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Gertrude and Claudius Study Guide & Plot Summary

This Study Guide consists of approximately 81 pages of chapter summaries, quotes, character analysis, themes, and more - everything you need to sharpen your knowledge of Gertrude and Claudius.
This section contains 776 words
(approx. 3 pages at 300 words per page)
Purchase our Gertrude and Claudius Study Guide

Gertrude and Claudius Summary & Study Guide Description

Gertrude and Claudius Summary & Study Guide includes comprehensive information and analysis to help you understand the book. This study guide contains the following sections:

This detailed literature summary also contains Related Titles and a Free Quiz on Gertrude and Claudius by John Updike.

Plot Summary

This story is a prequel to Shakespeare's Hamlet. The King of Denmark marries his bright, lively daughter to the beefy, self-righteous Horwendil the Jute. She wants more from a husband than to be his political prize, but she knows her duty and submits to the marriage. Horwendil becomes King, when her father dies. She bears him a son, Amleth/Hamlet. She is a gracious and dutiful Queen and tries to love her husband and son, who are both remote. She feels empty, that her life is passing her by.

At forty-seven, Gertrude is seduced into a passionate affair by the King's brother, Feng/Claudius, who has loved her devotedly for many years. The King discovers the affair and confronts Claudius. Claudius, threatened with estrangement from Gertrude, conspires with Corambus/Polonius to murder the King. He and Gertrude marry. Claudius wants Hamlet at Elsinore, but Gertrude thinks him a danger to her husband. Claudius prevails. The story ends, as Hamlet agrees to remain at the castle, while a contented King Claudius thinks that he has gotten away with it and all will be well.

Gerutha/Gertrude is a bright, sunny girl of sixteen, daughter of Rorik, King of Denmark, and a mother who died many years ago. Her father has betrothed her to Horwendil/Claudius the Jute, a beefy, self-satisfied warrior, co-governor of Jutland (with his absentee brother, Feng/Claudius). Rorik loves his daughter deeply, as she loves him, and believes that Horwendil will make her happy. He also believes that Horwendil will make Denmark a fine king after him. She objects to being the plunder with which Horwendil is rewarded, thinks he loves her for what she is, not who she is, and that he could love any other woman in her place.

Although she resists, she knows her duty and marries Horwendil. They return to his manor after the wedding celebration. She undresses by the fire in their bedchamber, aroused by her nakedness in front of him. He has fallen asleep, however, and they don't consummate their marriage until the morning. She feels snubbed from the night before, however, and that snub will fester for many years to come, a symbol of all the ways he does not see her. Gerutha is a good and compliant wife, gracious and clever. She is soon pregnant. As the baby grows inside her, illness grows inside her father. He is dead, even before her son is born. She plans to name him for her father, but her husband names him "Amleth" to commemorate a military victory.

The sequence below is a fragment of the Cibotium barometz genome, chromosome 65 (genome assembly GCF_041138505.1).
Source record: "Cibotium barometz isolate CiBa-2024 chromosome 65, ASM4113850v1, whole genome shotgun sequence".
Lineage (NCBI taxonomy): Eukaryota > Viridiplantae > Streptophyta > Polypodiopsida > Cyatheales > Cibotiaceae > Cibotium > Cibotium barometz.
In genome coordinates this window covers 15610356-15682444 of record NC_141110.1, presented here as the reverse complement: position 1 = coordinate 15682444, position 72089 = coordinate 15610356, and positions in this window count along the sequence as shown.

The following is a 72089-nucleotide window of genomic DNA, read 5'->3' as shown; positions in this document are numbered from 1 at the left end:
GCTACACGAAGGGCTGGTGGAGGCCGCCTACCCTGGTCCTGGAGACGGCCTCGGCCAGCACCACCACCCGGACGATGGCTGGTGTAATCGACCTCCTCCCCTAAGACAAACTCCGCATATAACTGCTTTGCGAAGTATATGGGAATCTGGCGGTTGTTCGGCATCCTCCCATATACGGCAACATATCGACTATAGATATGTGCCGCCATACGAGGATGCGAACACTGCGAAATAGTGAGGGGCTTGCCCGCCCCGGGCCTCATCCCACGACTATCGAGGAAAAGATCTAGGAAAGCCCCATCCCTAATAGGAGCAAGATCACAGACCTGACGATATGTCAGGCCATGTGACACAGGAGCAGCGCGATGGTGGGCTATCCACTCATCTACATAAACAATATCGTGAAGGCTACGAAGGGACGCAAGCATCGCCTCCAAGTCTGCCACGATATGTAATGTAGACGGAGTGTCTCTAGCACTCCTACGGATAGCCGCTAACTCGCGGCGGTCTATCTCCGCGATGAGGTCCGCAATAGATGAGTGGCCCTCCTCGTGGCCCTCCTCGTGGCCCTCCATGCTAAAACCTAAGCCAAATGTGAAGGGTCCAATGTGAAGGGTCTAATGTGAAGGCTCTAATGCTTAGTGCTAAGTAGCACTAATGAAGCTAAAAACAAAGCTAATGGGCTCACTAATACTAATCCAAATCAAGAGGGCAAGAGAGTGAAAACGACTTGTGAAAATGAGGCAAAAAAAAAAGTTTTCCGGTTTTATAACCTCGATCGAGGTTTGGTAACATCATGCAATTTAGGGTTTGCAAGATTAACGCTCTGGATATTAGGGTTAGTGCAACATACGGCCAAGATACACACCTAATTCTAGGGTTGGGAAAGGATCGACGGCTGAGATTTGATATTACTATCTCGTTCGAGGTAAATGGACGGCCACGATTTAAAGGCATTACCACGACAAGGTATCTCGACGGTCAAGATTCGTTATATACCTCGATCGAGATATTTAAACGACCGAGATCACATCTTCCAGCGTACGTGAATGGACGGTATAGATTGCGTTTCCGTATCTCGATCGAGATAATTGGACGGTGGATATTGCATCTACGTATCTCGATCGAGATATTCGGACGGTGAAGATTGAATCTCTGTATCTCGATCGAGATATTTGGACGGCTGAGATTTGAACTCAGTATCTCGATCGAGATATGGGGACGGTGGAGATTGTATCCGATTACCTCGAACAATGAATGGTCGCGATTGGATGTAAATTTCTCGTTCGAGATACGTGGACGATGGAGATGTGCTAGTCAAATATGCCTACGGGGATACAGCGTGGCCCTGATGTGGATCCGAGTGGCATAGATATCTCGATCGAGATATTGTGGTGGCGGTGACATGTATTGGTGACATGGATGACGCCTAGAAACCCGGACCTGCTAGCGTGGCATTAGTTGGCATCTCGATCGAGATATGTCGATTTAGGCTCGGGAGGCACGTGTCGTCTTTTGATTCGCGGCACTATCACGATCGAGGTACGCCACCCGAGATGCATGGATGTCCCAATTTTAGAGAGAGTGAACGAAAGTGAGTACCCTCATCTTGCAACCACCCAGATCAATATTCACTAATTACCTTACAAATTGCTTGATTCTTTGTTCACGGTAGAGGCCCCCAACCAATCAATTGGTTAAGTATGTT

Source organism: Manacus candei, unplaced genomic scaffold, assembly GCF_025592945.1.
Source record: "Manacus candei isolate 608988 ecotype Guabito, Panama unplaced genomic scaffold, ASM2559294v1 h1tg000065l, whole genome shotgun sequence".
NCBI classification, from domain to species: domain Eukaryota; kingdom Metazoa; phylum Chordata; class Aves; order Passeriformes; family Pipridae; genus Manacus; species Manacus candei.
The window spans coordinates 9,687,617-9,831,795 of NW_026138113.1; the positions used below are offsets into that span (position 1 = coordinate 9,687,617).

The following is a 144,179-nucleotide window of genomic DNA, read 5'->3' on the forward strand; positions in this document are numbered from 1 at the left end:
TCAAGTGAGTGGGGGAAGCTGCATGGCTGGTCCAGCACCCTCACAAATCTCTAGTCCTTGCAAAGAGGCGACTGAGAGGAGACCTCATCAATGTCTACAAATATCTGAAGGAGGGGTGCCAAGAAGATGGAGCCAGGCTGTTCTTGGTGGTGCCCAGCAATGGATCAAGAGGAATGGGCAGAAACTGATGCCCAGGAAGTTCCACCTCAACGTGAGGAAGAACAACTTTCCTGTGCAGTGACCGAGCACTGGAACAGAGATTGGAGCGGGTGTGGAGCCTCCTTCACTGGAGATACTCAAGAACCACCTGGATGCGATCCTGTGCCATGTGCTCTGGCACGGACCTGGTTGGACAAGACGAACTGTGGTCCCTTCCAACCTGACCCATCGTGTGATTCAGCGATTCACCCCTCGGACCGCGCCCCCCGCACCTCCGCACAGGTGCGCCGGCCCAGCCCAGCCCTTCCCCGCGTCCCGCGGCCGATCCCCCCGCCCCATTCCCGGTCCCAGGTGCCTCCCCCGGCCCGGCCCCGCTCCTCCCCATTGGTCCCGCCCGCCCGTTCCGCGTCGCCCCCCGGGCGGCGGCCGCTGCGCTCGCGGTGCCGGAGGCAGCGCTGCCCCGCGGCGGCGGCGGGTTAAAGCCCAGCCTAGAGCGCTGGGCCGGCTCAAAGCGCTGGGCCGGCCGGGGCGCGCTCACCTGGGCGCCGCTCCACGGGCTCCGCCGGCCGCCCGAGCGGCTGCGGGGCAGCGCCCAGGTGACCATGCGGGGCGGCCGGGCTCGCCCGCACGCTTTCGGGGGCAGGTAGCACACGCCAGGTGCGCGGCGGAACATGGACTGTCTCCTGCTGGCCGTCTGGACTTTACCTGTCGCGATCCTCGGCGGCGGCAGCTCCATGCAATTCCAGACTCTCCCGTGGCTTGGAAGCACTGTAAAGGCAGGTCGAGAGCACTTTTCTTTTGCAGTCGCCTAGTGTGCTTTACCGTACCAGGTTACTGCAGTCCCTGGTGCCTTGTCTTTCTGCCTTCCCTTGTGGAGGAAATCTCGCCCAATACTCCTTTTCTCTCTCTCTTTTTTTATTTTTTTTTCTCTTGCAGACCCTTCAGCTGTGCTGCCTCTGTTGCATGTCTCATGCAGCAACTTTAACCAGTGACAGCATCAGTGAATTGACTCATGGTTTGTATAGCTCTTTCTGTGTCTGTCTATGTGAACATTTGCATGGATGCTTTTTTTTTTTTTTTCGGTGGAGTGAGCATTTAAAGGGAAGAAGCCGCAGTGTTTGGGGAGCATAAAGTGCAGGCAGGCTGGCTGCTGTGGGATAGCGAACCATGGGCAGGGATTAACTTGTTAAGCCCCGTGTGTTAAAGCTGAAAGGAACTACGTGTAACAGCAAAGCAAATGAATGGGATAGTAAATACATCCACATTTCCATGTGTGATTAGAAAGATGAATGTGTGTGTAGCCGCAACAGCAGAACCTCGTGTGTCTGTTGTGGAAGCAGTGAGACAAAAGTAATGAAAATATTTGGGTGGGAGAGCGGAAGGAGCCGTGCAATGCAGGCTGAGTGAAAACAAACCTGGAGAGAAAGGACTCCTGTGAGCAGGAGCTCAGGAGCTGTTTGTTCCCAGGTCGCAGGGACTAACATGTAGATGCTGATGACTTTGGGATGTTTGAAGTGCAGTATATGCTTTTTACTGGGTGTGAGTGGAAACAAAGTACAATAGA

In due time, the four provincial assemblies confirm Horwendil as King. Amleth is a cranky, sickly baby. Gerutha's milk is sour to him, and he takes no comfort from her. He becomes a sickly boy, who argues with everyone, makes everything a joke, and who enjoys the company of only Yorik, the disreputable jester. He is very much his father's son, Jutish, gloomy and abstracted, with a nobleman's affected manners. Gerutha longs to bear more children but cannot. Amleth and his father spend much time together. Gerutha tries to love her husband and son, but they are remote. She feels empty and that life is passing her by.

Her husband's brother, Feng, returns from his adventures on behalf of the Holy Roman Emperor, when she is thirty-five. They spend much time together in conversation. She has always thought him more attractive and more interesting than his brother. He tells her wonderful stories and, most importantly, he listens to her and takes her seriously. He takes leave of her, and the story becomes his, as well as hers, as the reader learns of the obsessive love he holds for her. He knows that staying and being with her would hurt his brother. He would never harm his brother and leaves Denmark again. Amleth leaves the next year, off to Wittenberg to continue his education.

When Feng returns, he declares his love for Geruthe. She is swept away by his passion and asks Corambis/Polonius for use of his lakeside lodge for a rendezvous with Feng. They prove to be an excellent match, and Geruthe feels that he has given her back to herself. The King discovers the affair and confronts Feng. Feng, threatened with estrangement from Geruthe, conspires with Polonius to murder the King in a way that suggests a natural death. Feng is crowned King Claudius. He convinces Gertrude to marry him, despite her husband's very recent death. Claudius wants Prince Hamlet at Elsinore, but Gertrude thinks he's a danger to her husband. Claudius prevails. The story ends, as Hamlet agrees to remain at the castle, while a contented King Claudius thinks that he has gotten away with it, and that all will be well.

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This section contains 776 words
(approx. 3 pages at 300 words per page)
Purchase our Gertrude and Claudius Study Guide
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Gertrude and Claudius from BookRags and Gale's For Students Series. ©2005-2006 Thomson Gale, a part of the Thomson Corporation. All rights reserved.
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